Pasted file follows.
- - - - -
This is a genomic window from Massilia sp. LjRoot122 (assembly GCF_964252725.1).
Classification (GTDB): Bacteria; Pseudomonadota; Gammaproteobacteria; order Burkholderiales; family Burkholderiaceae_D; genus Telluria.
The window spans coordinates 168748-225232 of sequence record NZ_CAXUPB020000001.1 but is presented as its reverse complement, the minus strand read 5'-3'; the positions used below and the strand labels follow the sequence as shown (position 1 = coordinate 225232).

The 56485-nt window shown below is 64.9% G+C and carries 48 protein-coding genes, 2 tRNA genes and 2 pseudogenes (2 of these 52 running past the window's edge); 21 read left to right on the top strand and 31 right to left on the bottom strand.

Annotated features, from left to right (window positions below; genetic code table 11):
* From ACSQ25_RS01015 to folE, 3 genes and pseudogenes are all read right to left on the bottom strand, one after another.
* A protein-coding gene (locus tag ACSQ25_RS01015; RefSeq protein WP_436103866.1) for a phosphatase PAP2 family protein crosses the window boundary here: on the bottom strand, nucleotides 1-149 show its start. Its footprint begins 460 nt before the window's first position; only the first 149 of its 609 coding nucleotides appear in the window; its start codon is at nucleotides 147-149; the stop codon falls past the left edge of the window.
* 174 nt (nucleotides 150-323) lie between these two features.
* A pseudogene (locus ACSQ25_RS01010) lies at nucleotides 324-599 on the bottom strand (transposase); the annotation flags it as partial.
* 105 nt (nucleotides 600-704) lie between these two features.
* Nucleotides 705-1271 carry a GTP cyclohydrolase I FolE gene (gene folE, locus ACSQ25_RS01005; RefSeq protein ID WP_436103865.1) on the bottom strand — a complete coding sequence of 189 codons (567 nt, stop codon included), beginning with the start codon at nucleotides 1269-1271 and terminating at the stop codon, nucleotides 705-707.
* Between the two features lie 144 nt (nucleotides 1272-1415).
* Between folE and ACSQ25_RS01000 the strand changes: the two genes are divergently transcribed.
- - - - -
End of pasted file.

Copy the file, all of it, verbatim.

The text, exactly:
This is a genomic window from Massilia sp. LjRoot122 (assembly GCF_964252725.1).
Classification (GTDB): Bacteria; Pseudomonadota; Gammaproteobacteria; order Burkholderiales; family Burkholderiaceae_D; genus Telluria.
The window spans coordinates 168748-225232 of sequence record NZ_CAXUPB020000001.1 but is presented as its reverse complement, the minus strand read 5'-3'; the positions used below and the strand labels follow the sequence as shown (position 1 = coordinate 225232).

The 56485-nt window shown below is 64.9% G+C and carries 48 protein-coding genes, 2 tRNA genes and 2 pseudogenes (2 of these 52 running past the window's edge); 21 read left to right on the top strand and 31 right to left on the bottom strand.

Annotated features, from left to right (window positions below; genetic code table 11):
* From ACSQ25_RS01015 to folE, 3 genes and pseudogenes are all read right to left on the bottom strand, one after another.
* A protein-coding gene (locus tag ACSQ25_RS01015; RefSeq protein WP_436103866.1) for a phosphatase PAP2 family protein crosses the window boundary here: on the bottom strand, nucleotides 1-149 show its start. Its footprint begins 460 nt before the window's first position; only the first 149 of its 609 coding nucleotides appear in the window; its start codon is at nucleotides 147-149; the stop codon falls past the left edge of the window.
* 174 nt (nucleotides 150-323) lie between these two features.
* A pseudogene (locus ACSQ25_RS01010) lies at nucleotides 324-599 on the bottom strand (transposase); the annotation flags it as partial.
* 105 nt (nucleotides 600-704) lie between these two features.
* Nucleotides 705-1271 carry a GTP cyclohydrolase I FolE gene (gene folE, locus ACSQ25_RS01005; RefSeq protein ID WP_436103865.1) on the bottom strand — a complete coding sequence of 189 codons (567 nt, stop codon included), beginning with the start codon at nucleotides 1269-1271 and terminating at the stop codon, nucleotides 705-707.
* Between the two features lie 144 nt (nucleotides 1272-1415).
* Between folE and ACSQ25_RS01000 the strand changes: the two genes are divergently transcribed.